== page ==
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National Workshop on Science Communication Features Hastings Scholar

What are the right and wrong ways to speak about disability? Joel Michael Reynolds The Hastings Center’s Rice Family Postdoctoral Fellow in Bioethics and the Humanities, was an invited speaker on a science ethics panel at the 2018 Communication Science National Workshop in Boston, where he helped budding scientists and science journalists understand the nuances of discussing disability.

Communicating Science, or ComSciCon, is an annual workshop for graduate students focused on improving science communication to both scientific and general audiences. It is sponsored by several academic and professional organizations, including Harvard University and MIT.

For anyone working in fields related to the life sciences, and especially those that seek to understand human bodies, one of the most important distinctions is between a disability and an illness, says Reynolds. Science communicators must be careful not to conflate these terms, a mistake that Reynolds called “ableist conflation.”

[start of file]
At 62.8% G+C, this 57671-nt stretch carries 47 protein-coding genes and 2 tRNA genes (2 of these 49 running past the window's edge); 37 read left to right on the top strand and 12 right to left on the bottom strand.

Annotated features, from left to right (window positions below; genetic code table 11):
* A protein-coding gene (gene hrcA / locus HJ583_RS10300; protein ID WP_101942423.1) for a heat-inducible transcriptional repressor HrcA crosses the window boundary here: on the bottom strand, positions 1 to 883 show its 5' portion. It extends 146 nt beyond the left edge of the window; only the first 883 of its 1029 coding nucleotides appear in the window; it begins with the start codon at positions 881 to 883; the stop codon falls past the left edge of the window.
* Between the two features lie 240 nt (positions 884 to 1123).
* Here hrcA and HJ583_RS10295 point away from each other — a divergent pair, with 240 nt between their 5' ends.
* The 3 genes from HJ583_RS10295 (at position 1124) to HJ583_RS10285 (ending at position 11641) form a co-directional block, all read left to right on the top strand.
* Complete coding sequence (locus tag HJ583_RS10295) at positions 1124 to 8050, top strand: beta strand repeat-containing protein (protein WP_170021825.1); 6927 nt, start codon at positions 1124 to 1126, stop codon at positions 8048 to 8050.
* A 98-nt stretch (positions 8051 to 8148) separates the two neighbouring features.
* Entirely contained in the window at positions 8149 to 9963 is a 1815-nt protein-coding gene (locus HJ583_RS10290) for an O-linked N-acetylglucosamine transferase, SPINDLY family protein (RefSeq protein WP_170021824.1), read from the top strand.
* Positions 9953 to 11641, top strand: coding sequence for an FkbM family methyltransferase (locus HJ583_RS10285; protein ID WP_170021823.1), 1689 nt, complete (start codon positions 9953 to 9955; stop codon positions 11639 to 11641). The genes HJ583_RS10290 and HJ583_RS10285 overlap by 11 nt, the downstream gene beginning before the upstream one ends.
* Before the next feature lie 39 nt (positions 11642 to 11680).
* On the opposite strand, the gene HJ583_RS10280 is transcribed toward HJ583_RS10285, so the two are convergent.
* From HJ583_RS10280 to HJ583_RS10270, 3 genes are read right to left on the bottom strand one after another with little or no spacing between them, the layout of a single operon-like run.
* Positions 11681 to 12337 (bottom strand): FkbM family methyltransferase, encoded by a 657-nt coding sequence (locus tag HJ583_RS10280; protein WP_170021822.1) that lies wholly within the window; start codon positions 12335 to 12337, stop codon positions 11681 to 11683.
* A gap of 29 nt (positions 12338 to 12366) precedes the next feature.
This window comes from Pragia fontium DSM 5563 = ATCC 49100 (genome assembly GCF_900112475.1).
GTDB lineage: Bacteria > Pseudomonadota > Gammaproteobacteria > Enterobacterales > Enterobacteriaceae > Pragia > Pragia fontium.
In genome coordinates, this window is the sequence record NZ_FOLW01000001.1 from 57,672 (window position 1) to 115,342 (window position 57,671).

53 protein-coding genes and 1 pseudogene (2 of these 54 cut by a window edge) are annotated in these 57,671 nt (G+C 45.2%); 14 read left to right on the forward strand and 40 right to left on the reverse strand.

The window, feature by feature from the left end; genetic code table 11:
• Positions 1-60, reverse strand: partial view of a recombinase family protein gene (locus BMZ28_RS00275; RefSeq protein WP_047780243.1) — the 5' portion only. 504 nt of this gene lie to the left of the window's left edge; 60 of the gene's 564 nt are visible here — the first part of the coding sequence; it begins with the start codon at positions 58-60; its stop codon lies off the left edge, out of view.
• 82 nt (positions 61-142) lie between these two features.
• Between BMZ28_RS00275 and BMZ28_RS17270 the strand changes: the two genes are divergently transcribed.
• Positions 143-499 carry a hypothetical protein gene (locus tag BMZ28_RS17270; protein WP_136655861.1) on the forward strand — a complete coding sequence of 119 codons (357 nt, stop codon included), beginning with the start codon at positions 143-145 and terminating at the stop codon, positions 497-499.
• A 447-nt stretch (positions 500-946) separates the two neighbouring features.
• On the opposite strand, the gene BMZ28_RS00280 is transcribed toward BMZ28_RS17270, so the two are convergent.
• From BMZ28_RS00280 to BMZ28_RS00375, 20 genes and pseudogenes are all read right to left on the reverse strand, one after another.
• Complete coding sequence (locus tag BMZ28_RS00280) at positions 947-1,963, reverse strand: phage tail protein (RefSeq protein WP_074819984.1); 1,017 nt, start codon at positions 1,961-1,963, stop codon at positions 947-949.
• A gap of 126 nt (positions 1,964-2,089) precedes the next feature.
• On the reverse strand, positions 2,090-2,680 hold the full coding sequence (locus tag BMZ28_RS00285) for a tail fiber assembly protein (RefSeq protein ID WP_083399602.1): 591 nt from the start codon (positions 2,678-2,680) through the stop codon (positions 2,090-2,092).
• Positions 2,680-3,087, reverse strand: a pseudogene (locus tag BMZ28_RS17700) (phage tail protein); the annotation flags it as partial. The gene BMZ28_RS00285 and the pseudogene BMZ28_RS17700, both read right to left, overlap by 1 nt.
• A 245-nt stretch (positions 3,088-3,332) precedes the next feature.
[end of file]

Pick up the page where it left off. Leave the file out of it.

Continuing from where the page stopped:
“Of course, there are indeed some disabilities that involve suffering, are a result of disease, or lead to death: for example, Tay-Sachs, fibromyalgia, and any conditions involving chronic pain,” Reynolds said. “There are others that don’t. For example, deafness, many types of atypical limb formation, blindness, etc. The point is that this distinction is crucial and the ableist conflation, as a baseline assumption, is wrong.”

Reynolds spoke about a variety of additional topics during his participation at the workshop, including the need for interdisciplinary collaboration between the sciences and the humanities.

Published on: June 27, 2018
Published in: Bioethics

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